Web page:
Most recently I was given the opportunity to present the morning keynote speech at the 92nd annual meeting of the Kentucky Farm Bureau. It was a fantastic experience and it gave me insight into a segment of True Americana. The Kentucky Farm Bureau is a voluntary organization of farm families and those allies of farming who serve as the voice of agriculture in the United States. The Farm Bureau does many things, including identifying problems, finding solutions, and taking actions to improve farm income, and to enhance the quality of life of farmers and the rest of the world.
The theme of the meeting I attended was “Celebrating Growth” and celebrate they did in Kentucky. The President of the group, Mr. Mark Haney, indicated that the Kentucky Farm Bureau set a new milestone in 2011 by recording a phenomenal 50th consecutive year of membership growth and maintaining the status of only three state Farm Bureaus with 500,000 plus in membership families. In today’s economic climate such growth is unprecedented. The most significant aspect of the growth, in my mind, is that it has all been accomplished by the leadership of the volunteers in the organization. These people are every day American’s who work from dawn to dusk on their own farms, every day, seven days a week, and then spend a few extra hours contributing to the organization they are members of with the aim of improving and advancing agriculture in America and around the world.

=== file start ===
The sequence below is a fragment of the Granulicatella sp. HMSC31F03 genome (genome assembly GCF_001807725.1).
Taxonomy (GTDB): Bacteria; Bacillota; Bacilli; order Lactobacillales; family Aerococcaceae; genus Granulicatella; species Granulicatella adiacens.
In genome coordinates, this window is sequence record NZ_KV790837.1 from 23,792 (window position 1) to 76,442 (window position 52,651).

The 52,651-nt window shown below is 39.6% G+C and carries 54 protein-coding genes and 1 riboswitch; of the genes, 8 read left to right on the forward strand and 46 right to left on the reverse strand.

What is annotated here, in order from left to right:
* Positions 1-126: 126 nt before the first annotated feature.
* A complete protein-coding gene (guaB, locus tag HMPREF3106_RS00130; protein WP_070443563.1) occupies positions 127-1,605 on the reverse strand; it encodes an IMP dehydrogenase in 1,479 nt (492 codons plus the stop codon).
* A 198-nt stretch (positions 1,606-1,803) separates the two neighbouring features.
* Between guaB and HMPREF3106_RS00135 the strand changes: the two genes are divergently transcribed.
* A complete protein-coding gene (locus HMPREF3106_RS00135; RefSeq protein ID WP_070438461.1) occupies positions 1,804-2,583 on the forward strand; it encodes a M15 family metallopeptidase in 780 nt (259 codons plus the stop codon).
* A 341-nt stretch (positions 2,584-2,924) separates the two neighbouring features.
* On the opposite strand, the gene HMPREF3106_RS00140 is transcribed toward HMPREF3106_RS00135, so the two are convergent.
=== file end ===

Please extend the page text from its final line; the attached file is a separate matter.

By its definition, the Farm Bureau is an independent, non-governmental, voluntary organization of farm families united for the purpose of analyzing their problems and formulating action to achieve education improvement, economic opportunity and social advancement, to promote the well-being of the United States.
As indicated in its own literature, the Farm Bureau is national in scope, nonpartisan, nonsectarian, and non-secret in character. It represents the entire farm population, is self-financed, and acts as a clearing house for agriculture, and as a voice for a free, independent, unfettered organization of farmers. It provides a place for members to bring together the problems of agriculture, compromise differences, agree on solutions, and present a solid front for agriculture. This, in my opinion, is the American Way.
A recent report I read on the internet stated that “America produces approximately 92% of the world’s natural gas.” This, of course, does not include the pontifications of our U-S Senator’s and Congressmen. All the bickering, debates, and conversation has not contributed one scintilla of progress and benefit to the American economy. It seems to me that Washington should take a cue from the work of the Kentucky Farm Bureau and Farm Bureau’s across America. The Farm Bureau is a group of ordinary citizens who meet for the purpose of analyzing what the problems are, formulating action to achieve improvement, economic opportunity and social advancement in their own communities. To top it all off they volunteer their time, energy, and talents to accomplish their goals. This is true, unadulterated, Americana! Thank you Kentucky Farm Bureau. May you have Fifty More Years of unbridled Growth.